BHP Group, the third-largest producer of the steel-making ingredient agrees to pay AUD250M (U$175M) to State Australia (Western) tax authority to end a dispute over royalties paid on iron ore shipments sold through its Singapore marketing hub.
The accusations of having underpaid iron ore royalties
For years, BHP has sold commodities its produces in Australia such as steelmaking ingredient iron ore to a Singapore marketing arm. This unit, which benefits from a trade agreement between the UK and the city state, then sells the raw material to customers around the world. While BHP claimed that its Singapore operations were at arm’s-length from its Australian branch, ATO hit BHP with transfer pricing assessments in connection with commodity payments to its Singapore marketing business.
The government found in January that BHP Group had underpaid royalties on iron ore shipments sold via Singapore stretching back over more than a decade. The alleged discrepancy was discovered during an audit. In response, BHP quickly disputed the claim, saying long-standing deductions it makes to account for the cost of selling Western Australia iron ore had been consistently audited and accepted by the government as part of calculations on how much the world's biggest miner owed it in royalty payments.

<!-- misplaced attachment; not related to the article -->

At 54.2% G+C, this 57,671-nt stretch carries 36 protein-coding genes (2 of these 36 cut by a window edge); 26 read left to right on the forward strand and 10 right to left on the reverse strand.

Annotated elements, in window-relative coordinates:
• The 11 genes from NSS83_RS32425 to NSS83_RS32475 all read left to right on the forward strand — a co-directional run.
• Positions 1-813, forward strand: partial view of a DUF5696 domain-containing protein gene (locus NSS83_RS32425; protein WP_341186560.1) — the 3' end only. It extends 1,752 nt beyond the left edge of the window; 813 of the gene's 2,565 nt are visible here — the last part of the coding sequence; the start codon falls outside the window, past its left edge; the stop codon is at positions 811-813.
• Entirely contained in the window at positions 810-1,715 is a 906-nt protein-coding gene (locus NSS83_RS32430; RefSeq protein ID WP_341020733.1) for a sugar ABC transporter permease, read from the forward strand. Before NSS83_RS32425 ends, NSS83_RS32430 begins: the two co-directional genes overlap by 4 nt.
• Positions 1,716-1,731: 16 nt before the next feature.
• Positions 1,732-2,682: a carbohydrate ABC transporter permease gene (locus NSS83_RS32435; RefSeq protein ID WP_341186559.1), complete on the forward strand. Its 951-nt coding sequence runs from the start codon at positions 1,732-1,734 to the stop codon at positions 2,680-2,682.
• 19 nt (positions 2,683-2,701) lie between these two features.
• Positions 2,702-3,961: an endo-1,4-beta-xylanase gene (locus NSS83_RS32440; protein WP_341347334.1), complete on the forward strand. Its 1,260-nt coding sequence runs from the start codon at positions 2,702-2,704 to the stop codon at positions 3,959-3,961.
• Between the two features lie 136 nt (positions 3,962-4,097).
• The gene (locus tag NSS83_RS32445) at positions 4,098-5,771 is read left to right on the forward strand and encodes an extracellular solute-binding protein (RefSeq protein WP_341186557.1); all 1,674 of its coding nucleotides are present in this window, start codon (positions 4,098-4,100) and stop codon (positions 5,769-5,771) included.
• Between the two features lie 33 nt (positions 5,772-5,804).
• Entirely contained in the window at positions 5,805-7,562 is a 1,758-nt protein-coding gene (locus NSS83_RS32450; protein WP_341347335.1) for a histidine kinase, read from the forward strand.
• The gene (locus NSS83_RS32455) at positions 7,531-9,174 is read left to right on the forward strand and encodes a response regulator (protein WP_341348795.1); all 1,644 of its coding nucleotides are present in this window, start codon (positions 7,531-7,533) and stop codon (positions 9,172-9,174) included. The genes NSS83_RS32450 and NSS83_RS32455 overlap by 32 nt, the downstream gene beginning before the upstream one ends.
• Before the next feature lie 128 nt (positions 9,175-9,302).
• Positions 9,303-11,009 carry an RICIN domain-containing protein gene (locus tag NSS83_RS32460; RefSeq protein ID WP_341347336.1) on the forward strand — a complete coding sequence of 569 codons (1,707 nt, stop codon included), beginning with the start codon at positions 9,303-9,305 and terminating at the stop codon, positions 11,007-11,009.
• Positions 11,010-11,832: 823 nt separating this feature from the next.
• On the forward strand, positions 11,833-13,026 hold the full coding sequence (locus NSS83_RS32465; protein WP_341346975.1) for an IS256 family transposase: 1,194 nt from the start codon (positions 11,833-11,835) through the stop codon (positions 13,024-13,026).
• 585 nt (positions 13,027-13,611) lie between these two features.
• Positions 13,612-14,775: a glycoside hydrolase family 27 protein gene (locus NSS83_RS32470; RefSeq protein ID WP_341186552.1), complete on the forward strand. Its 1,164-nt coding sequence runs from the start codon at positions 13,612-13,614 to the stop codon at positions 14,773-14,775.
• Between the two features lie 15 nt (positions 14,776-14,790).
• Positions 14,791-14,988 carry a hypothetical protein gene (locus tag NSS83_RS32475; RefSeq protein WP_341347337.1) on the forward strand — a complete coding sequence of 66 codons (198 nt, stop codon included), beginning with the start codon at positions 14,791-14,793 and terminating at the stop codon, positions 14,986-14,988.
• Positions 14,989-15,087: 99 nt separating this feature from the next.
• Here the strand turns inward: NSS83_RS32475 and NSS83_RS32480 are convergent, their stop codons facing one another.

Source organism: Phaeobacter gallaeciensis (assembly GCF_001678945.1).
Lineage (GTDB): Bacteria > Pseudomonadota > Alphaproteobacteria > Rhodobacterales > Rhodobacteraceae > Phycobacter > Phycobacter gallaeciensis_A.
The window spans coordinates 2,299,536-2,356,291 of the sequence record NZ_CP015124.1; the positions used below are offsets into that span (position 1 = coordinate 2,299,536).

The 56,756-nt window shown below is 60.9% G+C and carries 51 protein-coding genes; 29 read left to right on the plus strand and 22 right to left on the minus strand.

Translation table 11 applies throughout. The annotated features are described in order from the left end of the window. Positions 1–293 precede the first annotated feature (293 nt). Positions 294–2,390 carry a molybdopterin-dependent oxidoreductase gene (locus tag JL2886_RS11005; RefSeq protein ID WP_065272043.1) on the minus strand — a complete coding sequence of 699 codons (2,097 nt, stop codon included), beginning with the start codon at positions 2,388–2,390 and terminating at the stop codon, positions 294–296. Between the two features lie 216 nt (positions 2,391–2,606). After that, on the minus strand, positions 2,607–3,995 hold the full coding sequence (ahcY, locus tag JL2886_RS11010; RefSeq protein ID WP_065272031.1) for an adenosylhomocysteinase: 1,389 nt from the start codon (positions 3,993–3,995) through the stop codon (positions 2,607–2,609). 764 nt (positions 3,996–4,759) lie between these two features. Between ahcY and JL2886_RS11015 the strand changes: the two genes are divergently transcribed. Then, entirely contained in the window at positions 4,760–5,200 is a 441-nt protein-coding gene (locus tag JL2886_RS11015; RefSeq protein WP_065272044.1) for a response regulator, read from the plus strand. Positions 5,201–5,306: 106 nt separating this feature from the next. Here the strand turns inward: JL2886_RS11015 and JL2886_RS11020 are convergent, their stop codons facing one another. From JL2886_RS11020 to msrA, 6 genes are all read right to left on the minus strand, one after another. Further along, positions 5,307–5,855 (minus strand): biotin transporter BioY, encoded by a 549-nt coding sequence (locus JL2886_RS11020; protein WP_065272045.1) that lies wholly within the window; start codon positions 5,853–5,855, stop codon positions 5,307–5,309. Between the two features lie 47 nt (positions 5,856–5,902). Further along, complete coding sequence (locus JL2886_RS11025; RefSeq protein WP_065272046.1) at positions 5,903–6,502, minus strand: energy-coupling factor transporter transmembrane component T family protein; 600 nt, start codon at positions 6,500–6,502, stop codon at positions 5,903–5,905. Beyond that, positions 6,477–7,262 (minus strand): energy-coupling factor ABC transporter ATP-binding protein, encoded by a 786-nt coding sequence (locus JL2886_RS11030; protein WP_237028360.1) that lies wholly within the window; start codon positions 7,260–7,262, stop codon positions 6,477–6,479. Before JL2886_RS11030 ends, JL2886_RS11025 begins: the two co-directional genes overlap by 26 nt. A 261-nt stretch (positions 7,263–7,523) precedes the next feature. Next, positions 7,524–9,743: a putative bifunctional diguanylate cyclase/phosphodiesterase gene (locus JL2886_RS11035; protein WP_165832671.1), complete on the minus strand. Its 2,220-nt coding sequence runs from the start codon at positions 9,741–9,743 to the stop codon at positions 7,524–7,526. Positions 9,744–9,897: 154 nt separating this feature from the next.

Treasurer Ben Wyatt said the underpayments amounted to between AUD200 million and AUD300 million (U$143m - U$215m), dating back to the period between 2004 and 2016. Wyatt noted since the audit in 2016, BHP had been paying what was believed to be the correct royalty amount.
In order to end a dispute over royalties paid on iron ore shipments sold through its Singapore marketing hub, BHP reached a deal to pay U$175M million in additional taxes to the Australian government. The state government will use the money paid to build hospital and improve the facility of senior high school.
Despite offshore marketing hub issue, BHP’s marketing operations will continue to be located in Singapore and remain an important part of BHP’s value chain. BHP Group Limited plan to increase its ownership of BHP Billiton Marketing AG, which is the main company conducting BHP’s Singapore marketing business, from 58 percent to 100 percent. Thus, following the change in ownership, based on the agreement, all profits generated by BHP in Singapore on the company's Australian assets would be fully subject to Australian tax.